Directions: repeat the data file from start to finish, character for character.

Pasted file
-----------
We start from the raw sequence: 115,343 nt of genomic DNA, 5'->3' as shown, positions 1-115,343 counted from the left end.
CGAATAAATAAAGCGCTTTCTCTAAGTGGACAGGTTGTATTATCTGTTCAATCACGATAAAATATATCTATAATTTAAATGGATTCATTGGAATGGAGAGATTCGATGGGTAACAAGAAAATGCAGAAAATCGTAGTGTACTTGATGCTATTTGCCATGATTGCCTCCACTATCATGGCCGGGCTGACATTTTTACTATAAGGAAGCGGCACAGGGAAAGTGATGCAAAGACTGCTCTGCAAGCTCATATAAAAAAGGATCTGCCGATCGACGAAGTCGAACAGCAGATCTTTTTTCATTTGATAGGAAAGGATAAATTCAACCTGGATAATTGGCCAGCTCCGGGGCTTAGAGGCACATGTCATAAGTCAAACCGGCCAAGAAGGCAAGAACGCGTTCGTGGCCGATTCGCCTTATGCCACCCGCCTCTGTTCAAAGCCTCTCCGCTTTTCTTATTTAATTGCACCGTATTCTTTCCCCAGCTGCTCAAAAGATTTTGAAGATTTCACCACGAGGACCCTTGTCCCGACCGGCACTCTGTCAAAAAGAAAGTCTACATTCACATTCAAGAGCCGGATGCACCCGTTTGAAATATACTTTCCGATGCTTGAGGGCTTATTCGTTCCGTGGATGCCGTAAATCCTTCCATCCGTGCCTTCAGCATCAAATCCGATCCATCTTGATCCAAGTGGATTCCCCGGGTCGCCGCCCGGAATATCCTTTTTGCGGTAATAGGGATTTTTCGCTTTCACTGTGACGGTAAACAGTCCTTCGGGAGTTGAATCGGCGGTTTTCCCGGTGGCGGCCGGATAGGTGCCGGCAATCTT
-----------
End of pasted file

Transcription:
We start from the raw sequence: 115,343 nt of genomic DNA, 5'->3' as shown, positions 1-115,343 counted from the left end.
CGAATAAATAAAGCGCTTTCTCTAAGTGGACAGGTTGTATTATCTGTTCAATCACGATAAAATATATCTATAATTTAAATGGATTCATTGGAATGGAGAGATTCGATGGGTAACAAGAAAATGCAGAAAATCGTAGTGTACTTGATGCTATTTGCCATGATTGCCTCCACTATCATGGCCGGGCTGACATTTTTACTATAAGGAAGCGGCACAGGGAAAGTGATGCAAAGACTGCTCTGCAAGCTCATATAAAAAAGGATCTGCCGATCGACGAAGTCGAACAGCAGATCTTTTTTCATTTGATAGGAAAGGATAAATTCAACCTGGATAATTGGCCAGCTCCGGGGCTTAGAGGCACATGTCATAAGTCAAACCGGCCAAGAAGGCAAGAACGCGTTCGTGGCCGATTCGCCTTATGCCACCCGCCTCTGTTCAAAGCCTCTCCGCTTTTCTTATTTAATTGCACCGTATTCTTTCCCCAGCTGCTCAAAAGATTTTGAAGATTTCACCACGAGGACCCTTGTCCCGACCGGCACTCTGTCAAAAAGAAAGTCTACATTCACATTCAAGAGCCGGATGCACCCGTTTGAAATATACTTTCCGATGCTTGAGGGCTTATTCGTTCCGTGGATGCCGTAAATCCTTCCATCCGTGCCTTCAGCATCAAATCCGATCCATCTTGATCCAAGTGGATTCCCCGGGTCGCCGCCCGGAATATCCTTTTTGCGGTAATAGGGATTTTTCGCTTTCACTGTGACGGTAAACAGTCCTTCGGGAGTTGAATCGGCGGTTTTCCCGGTGGCGGCCGGATAGGTGCCGGCAATCTT